Categories
Learning

Cognitive Elites

“A ‘cognitive elite’ will rise to power and influence, as a class of sovereign individuals ‘commanding vastly greater resources’ who will no longer be subject to the power of nation-states and will redesign governments to suit their ends.”

Read More In The Guardian Here

Cognitive Elites … not the same as ‘Elites’ – and – be it a ‘discredited’ term or not – I have no doubt that those that seek to use technology to protect their interests – and not subjugate themselves to the Corporates will win out. They are thinking, acting, doing and rising above the media clutter. Who are those people? Well, maybe it is easier to point out who they are not …. they are not people;

  • who shake their heads and say ‘what can we do’
  • who continue to blindly use Facebook, despite all the proof of what they have done and continue to do
  • who have a single password across all of their accounts
  • who have a password like 1234password
  • … you get the picture

NO – it doesn’t include those people.

But it also is not about having superior intelligence. (Which is what the book was talking about.) No. That is not going to save you. And those people aren’t the cognitive elites that I think about.

To me – I think you are a cognitive elite if you think. At all. Your IQ can be below 100 – like half the population – but that doesn’t mean you can’t think … that is a choice.

Start to think. Start to act. Be Different.

Categories
Technology

The Second Innings Of The Internet

“Moral leadership means truly putting people first and making whatever sacrifices that entails,” said Seidman. “That means not always competing on shallow things and quantity — on how much time people spend on your platform — but on quality and depth. It means seeing and treating people not just as ‘users’ or ‘clicks,’ but as ‘citizens,’ who are worthy of being accurately informed to make their best choices. It means not just trying to shift people from one click to another, from one video to another, but instead trying to elevate them in ways that deepen our connections and enrich our conversations.”

Dov Seidman, CEO of LRN

via Thomas Friedman

… makes total sense to me. What we have today is the total domination of the online world by old school, old power, old values corporations – and people be damned. That is why we started People First – and interesting to see ourselves at the intersection of organizations and issues like The Indie Web and Internet Identity amongst others.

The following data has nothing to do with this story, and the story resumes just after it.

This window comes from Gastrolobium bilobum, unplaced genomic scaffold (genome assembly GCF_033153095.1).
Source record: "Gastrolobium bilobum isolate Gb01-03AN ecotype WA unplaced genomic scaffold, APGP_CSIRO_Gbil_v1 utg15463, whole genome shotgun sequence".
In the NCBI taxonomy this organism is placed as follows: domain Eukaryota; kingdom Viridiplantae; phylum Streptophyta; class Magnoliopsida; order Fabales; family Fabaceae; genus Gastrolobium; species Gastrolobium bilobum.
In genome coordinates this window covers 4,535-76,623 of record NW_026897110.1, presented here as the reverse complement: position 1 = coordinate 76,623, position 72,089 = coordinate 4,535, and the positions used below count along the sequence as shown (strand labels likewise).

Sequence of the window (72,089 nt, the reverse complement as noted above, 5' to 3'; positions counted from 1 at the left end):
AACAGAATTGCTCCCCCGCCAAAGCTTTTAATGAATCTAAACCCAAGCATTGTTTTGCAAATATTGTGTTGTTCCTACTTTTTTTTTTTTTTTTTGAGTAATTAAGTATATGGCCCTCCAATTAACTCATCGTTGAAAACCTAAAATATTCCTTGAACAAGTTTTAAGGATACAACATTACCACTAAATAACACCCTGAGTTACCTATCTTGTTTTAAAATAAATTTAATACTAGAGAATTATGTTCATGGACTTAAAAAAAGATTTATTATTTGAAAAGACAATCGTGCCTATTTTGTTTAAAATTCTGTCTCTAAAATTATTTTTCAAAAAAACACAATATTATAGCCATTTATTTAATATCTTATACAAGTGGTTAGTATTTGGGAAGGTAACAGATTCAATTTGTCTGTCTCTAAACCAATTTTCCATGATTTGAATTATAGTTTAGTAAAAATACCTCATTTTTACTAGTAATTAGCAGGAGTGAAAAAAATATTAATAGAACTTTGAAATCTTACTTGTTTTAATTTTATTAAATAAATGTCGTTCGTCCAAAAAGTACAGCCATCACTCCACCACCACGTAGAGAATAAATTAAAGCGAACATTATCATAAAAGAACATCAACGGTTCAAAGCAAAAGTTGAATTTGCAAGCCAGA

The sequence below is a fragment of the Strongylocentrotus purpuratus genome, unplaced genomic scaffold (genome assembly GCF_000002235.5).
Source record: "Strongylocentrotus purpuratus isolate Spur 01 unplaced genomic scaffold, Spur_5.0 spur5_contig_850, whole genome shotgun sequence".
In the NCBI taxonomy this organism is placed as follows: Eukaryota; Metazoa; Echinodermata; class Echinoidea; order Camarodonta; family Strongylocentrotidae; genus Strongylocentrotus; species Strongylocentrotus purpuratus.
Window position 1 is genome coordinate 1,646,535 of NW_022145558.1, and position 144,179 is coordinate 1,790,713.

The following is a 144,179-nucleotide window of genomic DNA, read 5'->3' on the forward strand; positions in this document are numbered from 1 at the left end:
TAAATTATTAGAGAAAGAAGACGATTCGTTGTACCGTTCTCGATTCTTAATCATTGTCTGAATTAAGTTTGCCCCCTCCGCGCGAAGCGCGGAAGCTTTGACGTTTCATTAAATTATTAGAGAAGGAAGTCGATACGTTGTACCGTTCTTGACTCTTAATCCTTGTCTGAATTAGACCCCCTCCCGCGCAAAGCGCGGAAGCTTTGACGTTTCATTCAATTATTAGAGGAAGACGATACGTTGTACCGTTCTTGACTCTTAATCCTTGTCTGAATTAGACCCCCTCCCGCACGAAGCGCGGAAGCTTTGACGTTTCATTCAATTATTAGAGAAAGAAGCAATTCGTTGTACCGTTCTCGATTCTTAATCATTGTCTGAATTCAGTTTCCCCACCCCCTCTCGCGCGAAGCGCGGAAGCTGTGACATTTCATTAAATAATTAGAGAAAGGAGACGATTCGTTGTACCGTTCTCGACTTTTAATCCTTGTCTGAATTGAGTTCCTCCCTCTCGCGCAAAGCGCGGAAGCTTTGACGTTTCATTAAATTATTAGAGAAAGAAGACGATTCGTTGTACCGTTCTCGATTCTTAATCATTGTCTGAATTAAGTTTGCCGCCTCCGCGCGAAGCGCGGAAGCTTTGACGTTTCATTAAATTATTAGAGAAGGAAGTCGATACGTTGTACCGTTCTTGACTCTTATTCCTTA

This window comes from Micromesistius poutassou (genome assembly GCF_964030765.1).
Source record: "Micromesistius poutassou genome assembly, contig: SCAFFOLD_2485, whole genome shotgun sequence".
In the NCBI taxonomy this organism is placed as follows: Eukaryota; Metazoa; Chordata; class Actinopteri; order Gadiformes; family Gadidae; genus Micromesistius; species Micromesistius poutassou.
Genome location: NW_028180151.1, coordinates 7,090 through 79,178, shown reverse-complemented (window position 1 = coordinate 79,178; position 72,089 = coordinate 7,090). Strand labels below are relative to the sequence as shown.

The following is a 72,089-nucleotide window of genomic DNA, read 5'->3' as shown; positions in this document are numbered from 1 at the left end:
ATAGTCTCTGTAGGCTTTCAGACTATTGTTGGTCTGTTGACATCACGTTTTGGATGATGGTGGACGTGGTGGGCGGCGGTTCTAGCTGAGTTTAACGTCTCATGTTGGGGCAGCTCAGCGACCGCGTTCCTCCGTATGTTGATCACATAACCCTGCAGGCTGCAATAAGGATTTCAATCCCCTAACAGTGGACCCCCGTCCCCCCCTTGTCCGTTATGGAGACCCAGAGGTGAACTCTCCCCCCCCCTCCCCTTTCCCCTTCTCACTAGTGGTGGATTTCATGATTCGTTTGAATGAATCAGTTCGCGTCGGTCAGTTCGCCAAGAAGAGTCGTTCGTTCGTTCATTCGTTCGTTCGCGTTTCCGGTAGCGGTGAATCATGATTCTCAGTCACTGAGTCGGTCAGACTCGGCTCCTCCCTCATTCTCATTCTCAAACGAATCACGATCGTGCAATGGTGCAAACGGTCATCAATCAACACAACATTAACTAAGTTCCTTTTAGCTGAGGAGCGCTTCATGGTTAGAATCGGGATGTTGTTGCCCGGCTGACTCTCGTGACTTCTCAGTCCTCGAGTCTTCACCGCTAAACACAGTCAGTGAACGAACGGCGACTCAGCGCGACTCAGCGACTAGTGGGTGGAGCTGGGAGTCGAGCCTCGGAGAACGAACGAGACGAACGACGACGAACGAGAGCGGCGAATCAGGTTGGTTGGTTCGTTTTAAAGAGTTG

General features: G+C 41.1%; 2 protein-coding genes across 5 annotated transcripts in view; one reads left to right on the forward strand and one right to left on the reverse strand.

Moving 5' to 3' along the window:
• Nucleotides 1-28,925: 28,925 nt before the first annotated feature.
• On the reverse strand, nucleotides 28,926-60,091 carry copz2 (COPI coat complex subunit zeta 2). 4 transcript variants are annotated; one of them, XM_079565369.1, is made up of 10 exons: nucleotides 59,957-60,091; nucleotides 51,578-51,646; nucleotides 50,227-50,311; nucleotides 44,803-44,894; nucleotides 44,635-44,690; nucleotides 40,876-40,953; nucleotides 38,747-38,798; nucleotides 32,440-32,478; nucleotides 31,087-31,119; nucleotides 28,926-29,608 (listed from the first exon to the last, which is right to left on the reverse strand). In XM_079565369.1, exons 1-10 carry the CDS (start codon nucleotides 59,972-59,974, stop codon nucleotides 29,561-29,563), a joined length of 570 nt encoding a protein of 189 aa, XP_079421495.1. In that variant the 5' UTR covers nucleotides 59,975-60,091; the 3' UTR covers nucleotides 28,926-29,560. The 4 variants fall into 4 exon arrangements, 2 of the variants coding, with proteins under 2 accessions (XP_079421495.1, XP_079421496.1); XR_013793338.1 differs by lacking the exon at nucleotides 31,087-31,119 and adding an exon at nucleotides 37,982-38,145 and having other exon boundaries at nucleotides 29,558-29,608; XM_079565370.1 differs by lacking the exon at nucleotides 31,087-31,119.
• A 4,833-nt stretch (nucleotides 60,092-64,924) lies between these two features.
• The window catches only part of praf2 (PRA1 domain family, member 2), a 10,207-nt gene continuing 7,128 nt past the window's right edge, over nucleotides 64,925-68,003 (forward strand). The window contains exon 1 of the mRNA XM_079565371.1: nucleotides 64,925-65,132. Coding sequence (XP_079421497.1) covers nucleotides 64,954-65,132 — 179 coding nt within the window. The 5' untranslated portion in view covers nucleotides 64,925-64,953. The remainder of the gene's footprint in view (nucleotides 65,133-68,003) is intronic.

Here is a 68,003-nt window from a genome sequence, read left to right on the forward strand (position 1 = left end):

But if you think about issues like Ad Tracking, Profiling, Big Data, Walled Gardens, Data Warehouses, Self Sovereignty, Data Ownership, Net Neutrality, POSSE, longevity – you can complete the list as well as I can … the entire push and narrative today is to the benefit of the large corporation and the detriment of ‘we the people’.

By the way – if you want to see indie web in action – john.philpin.com is running on micro.blog – a nascent but emerging micro blog environment that is just part of this particular persons war chest of tools to take back the internet for people. More of this to come in future posts.

As I have said for many years – “I am my own system of record”.

Categories
Technology

Digital Tech Is Transforming The Physical Shape Of Our Cities

“The digital revolution is changing how and where work happens. Employment is becoming more flexible and fluid, with digital technology enabling more people to work remotely and to collaborate in the cloud. This will impact city-centre offices, with landlords having to adjust to weaker demand and shorter leases. And as artificial intelligence bites – machines don’t care where they work – we’ll see the growth of cheaper regional back-offices, which is bad news for expensive cities.”

Read All About It.

Categories
Data

Data Is The New Oil

As I watch the emerging news surrounding MoviePass and how they are (note – not have …. despite the changes to their app) tracking their customers, I keep hearing ‘Data Is The New Oil’. It is not a new phrase and in fact as far as I can tell was coined by Clive Humby back in 2006 … but it struck me that if true (it isn’t and I really need to publish that post) then corporations obviously view people as vessels, silos, containers … whatever, but certainly not as people.

Categories
People First

Apologies For Our Absence

… we have been doing a little housekeeping at ‘Chez First’ … and now we are finished. You can expect a lot more interesting and relevant information coming through this channel. Thank you.

Categories
Technology

The Downside Of Social Media

Titans of Social Media explain why they might have made a mistake.

There has been a lot of recent commentary on social media addiction, but this video summary was interesting, concise and in 15 minutes says it all.

To me what is interesting is that they all say that they could see it coming … and then did it anyway. What does that say about them. It certainly doesn’t say that they ‘put people first’.

Categories
Work

Innovation Silicon Valley Style

People First is delighted to share work that is relevant to our initiatives. Geoffrey Moore is an author, speaker and management strategy advisor. His work has influenced the careers of many of us at People First and we are excited he granted us permission to share this particular article.